I am fond of saying things along the lines of this from March of 2009:
A whole cottage industry has sprouted up finding bogus reasons not to accept a document that for every other Hawaiian citizen is proof of birth in Hawaii, and proof of US Citizenship.
Perhaps in recognition of the need to create jobs in the American economy, Barack Obama has spawned yet another cottage industry with his long-form birth certificate. Lucas Smith sent me an email about the latest such enterprise at Mario Apuzzo’s blog (somewhere I try to avoid if at all possible), which is a repackaging of an article from WorldNetDaily (somewhere else I try to avoid if at all possible), Web expert: Obama certificate falls short in authenticity.
Here is where it gets interesting. The WND argument against the long-form birth certificate (LFBC) deals with an objection related to one discussed here regarding the Lucas Smith certificate (POSFKBC): kerning. Only this time the kerning argument targets the typewritten part of the certificate, not the typeset part of the certificate. WND’s crank expert du jur is named Karl Denninger, whose typography resume includes being a Unix system administrator. (I swear I’ve seen this guy’s picture before.)
Denninger claims that the spacing in the typewritten part is not uniform. One would theoretically expect to see uniform letter spacing in a typewritten document (at least for any common typewriter we’d likely encounter), and we’d expect to see kerning (changes in the space between individual letters based on the particular letter combinations) in a computer word processing document. So here’s the example from the WND article, that purports to show one letter overlapping another:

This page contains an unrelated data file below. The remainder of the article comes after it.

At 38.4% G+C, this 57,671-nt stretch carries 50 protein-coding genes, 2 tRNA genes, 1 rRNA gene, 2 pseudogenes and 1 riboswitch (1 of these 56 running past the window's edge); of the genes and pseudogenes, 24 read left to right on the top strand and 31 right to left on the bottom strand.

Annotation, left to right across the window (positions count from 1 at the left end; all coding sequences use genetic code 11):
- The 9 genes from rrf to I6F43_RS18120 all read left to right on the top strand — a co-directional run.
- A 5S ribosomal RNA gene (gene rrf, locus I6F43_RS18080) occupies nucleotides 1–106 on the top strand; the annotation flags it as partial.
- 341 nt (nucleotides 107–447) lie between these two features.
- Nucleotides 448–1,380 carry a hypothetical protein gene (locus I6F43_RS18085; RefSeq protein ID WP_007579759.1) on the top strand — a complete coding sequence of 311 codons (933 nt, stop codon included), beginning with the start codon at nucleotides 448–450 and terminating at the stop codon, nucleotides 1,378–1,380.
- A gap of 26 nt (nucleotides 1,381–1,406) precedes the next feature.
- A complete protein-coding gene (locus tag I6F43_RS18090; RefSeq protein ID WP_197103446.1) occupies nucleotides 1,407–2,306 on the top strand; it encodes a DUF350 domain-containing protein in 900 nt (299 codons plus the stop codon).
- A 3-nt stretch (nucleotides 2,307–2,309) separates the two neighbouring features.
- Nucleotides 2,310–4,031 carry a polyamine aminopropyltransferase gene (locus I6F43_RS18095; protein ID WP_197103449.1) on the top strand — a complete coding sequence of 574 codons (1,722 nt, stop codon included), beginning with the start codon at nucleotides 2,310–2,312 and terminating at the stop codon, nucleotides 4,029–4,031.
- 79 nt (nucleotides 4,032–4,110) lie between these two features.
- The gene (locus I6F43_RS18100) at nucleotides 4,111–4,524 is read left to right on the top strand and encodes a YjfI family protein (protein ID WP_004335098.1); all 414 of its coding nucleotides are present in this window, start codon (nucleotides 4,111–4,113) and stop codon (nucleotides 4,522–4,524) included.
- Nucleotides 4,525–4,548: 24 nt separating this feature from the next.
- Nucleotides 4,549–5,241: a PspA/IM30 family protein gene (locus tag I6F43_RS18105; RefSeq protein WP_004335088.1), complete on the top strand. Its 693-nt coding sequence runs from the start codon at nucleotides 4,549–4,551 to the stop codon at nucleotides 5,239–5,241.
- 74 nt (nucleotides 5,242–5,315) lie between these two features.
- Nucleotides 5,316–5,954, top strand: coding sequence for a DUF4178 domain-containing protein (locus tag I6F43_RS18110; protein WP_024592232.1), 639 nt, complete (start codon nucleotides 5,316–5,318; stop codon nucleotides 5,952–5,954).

In this image, one can clearly see that part of the “a” overlaps part of the “p”.
The first order of business is to determine whether this image is “real.” Since we don’t have a bitmap image of the LFBC, I made one by taking a screen shot of the PDF shown at 100% resolution. The first problem is that this image is zoomed in 1000% and at that resolution, much of what is shown is “made up” by the paint program.
In the version I made, you will note that the letters have gray edges where the WND image is solid black. The gray that my program creates makes it a little easier to see where the program is interpolating (making up based on adjacent image elements). When one zooms in this much, much of what one sees is interpolated. One should question, for example, why the letter “K” has extra black at the bottom that you wouldn’t expect to see in real text, typeset or typewritten. The top of the “a” is closed, and you know the original isn’t
I looked further at the White House LFBC, this time using one of the layers in the Adobe Acrobat PDF. (Yes, Virginia, there are layers). These are great because the text is separate from the background. You can look at this layer for yourself. My observation here is that the typewritten section is not very even, to the point of saying that it is “badly spaced.”
Next, we should ask what should a 1961 typewritten document look like. None of the Kapi’olani long forms I have seen are clear enough to be useful. The best I can do is to look at the 1963 Alan certificate, from another facility.
Here we see distinct variability in the horizontal spacing with the “a” in Hawaii touching the “H.” This is caused by the fact that a typewriter types each letter separately, advancing the typewriter carriage after each letter. If the type bar is not perfectly aligned, it will skew left or right or the letters will not line up vertically. So real typewritten text on an old manual typewriter is uneven, just like the LFBC.
The other problem with the WND story is that word processing programs using a typewriter font don’t do kerning, because these are mono-spaced fonts, which by design are evenly spaced.
Here is an example of a real mono-spaced font (Courier New – bold) in Microsoft Word, and you will notice no kerning overlap.
So this is just another WND-grade “expert” with a crank analysis.